Federal Court Approves ‘Forever Chemical’ Settlement Between 3M and Water Systems for Billions

3M (Credits: The Hill)

A federal district court judge has given final approval to a multi-billion-dollar settlement between public water suppliers impacted by “forever chemicals” and 3M, as announced on Monday.

Under the terms, the Minnesota-based chemical manufacturer will pay these utilities between $10.5 billion and $12.5 billion, depending on the extent of contamination, with payments scheduled through 2036.

U.S. District Judge Richard Gergel in South Carolina granted approval on Friday for the settlement. The settlement relates to multi-district litigation (MDL) consolidating numerous cases against producers of firefighting foam containing per- and poly-fluoroalkyl substances (PFAS).

3M Company (Credits: The New York Times)

This foam, utilized to combat fuel-based fires at military bases, civilian airports, and industrial sites, has contaminated adjacent water systems and communities over decades.

PFAS, known for their persistence in both the body and the environment, have been linked to cancers and other severe illnesses. Thousands of PFAS types are present in firefighting foam, industrial waste, and various household products.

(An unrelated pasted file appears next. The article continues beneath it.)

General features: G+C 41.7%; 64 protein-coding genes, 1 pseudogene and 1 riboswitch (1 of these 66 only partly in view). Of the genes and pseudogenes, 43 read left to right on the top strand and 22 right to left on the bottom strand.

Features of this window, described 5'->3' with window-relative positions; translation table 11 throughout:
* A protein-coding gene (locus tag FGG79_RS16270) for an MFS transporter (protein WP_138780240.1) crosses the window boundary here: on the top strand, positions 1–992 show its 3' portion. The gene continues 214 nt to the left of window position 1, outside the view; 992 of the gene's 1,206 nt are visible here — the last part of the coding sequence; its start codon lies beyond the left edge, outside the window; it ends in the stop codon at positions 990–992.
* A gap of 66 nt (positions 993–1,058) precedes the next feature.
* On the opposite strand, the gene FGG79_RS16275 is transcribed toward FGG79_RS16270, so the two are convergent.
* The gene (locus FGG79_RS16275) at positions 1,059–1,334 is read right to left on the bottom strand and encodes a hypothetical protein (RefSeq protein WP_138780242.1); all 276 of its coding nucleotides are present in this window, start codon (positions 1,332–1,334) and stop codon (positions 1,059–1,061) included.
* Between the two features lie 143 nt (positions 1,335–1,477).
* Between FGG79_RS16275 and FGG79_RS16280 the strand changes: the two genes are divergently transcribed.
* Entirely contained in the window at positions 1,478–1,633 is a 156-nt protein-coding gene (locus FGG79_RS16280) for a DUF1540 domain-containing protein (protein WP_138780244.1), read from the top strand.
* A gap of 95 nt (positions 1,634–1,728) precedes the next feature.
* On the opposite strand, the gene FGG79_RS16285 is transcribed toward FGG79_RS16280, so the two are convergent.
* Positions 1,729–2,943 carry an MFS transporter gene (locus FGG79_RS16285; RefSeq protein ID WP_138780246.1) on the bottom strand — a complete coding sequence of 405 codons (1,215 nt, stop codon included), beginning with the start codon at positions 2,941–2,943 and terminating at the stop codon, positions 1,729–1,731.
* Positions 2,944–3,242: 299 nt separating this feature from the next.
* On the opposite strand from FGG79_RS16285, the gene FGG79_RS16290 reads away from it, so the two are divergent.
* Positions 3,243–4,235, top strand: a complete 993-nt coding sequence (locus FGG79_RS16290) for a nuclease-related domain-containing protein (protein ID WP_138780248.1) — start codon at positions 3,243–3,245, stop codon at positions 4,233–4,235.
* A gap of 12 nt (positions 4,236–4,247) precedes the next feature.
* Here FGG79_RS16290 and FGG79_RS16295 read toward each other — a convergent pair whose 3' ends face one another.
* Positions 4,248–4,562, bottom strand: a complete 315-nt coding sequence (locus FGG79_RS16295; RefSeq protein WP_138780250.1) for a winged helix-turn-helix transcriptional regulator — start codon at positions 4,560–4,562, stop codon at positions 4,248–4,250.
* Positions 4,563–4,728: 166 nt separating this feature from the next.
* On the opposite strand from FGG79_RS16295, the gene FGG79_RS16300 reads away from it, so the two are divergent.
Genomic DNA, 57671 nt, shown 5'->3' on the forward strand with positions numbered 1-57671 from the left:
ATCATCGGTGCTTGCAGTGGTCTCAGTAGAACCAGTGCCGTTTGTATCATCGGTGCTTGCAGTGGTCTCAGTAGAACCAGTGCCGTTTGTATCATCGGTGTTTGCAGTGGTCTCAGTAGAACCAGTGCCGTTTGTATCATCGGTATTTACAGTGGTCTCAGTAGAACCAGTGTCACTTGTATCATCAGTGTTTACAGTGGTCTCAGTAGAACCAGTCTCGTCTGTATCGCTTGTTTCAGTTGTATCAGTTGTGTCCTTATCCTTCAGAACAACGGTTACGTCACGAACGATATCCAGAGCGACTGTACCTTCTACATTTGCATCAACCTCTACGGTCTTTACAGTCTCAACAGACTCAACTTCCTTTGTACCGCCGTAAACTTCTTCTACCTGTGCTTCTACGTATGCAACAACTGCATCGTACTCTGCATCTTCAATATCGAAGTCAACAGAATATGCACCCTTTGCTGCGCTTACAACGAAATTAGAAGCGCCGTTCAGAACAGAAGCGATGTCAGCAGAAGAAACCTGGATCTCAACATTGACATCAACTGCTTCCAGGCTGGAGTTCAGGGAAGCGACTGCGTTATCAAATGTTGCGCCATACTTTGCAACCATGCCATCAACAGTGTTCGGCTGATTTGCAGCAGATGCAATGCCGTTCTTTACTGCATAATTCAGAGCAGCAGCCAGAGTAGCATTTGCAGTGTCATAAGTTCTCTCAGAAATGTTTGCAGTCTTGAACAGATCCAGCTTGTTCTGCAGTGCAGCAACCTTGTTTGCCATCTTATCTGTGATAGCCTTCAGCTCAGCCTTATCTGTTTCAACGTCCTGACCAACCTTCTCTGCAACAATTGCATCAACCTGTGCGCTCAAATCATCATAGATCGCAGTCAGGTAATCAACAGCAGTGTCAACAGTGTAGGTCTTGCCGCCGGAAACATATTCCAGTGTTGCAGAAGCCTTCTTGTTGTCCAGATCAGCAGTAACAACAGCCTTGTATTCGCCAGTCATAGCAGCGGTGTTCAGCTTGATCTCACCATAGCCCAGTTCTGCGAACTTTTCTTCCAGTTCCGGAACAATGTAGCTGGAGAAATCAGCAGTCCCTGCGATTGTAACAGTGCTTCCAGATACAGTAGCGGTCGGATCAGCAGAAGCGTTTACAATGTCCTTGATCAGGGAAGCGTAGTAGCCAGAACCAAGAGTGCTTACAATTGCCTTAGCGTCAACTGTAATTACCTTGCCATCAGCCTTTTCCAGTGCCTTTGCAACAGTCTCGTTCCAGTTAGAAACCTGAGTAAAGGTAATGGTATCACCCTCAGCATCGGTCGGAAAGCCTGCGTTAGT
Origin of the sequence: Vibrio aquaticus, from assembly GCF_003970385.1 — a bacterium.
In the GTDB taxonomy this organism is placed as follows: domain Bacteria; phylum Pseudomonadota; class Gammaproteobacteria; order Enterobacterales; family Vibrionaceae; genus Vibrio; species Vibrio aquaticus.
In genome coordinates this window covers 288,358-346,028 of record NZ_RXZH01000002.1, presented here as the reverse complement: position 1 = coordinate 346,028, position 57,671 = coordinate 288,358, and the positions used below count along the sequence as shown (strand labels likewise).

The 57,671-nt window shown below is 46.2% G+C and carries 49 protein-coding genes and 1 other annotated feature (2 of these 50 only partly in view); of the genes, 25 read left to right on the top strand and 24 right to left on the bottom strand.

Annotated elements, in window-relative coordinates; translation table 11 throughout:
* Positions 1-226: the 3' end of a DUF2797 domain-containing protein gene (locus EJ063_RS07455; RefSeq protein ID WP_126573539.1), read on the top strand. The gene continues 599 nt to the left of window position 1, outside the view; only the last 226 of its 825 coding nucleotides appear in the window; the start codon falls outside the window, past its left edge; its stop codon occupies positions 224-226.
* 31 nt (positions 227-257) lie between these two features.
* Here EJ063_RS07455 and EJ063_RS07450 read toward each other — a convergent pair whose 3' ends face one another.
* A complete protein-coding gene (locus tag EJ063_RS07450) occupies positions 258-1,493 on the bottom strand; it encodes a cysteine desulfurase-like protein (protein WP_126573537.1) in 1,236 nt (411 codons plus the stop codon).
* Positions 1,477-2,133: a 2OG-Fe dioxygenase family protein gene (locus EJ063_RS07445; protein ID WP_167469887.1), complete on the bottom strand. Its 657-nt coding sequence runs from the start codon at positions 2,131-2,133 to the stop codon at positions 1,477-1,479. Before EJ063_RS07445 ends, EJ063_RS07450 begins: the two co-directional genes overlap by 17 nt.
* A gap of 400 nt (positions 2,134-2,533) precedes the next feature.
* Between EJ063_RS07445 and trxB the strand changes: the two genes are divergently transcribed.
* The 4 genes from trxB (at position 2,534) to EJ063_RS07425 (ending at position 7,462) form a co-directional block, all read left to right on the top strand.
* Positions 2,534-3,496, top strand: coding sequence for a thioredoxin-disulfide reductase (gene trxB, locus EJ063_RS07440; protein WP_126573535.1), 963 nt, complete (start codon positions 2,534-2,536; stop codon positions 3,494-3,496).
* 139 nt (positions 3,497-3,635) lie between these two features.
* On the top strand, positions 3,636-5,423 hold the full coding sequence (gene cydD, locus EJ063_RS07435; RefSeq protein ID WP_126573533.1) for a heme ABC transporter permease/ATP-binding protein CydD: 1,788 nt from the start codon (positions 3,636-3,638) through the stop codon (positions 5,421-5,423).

3M chairman and CEO Mike Roman expressed satisfaction with the settlement’s final approval, stating it aligns with the company’s commitment to cease all PFAS manufacturing by 2025, reducing future risks. This settlement follows a previous $1.18 billion agreement with DuPont de Nemours, along with its spinoff firms Chemours and Corteva.

3M ‘forever chemicals’ settlement (Credits: MPR News)

While settlements with chemical manufacturers and public water systems are finalized, the broader MDL continues. Other complaints include cases from municipal property owners, personal injuries, medical monitoring, and federal government challenges.

Class counsel from the AFFF MDL Plaintiffs’ Executive Committee, including Elizabeth Fegan, Michael London, Paul Napoli, Joe Rice, and Scott Summy, approved the agreement.

They noted that water providers would now have the funds to address PFAS-related harm in drinking water systems. They acknowledged that no money can fully compensate for the damage, but they deemed the settlement fair and reasonable.

The attorneys emphasized ongoing litigation against the remaining defendants involved in the contamination crisis. They affirmed their commitment to prioritizing the health and well-being of the nation and its people.

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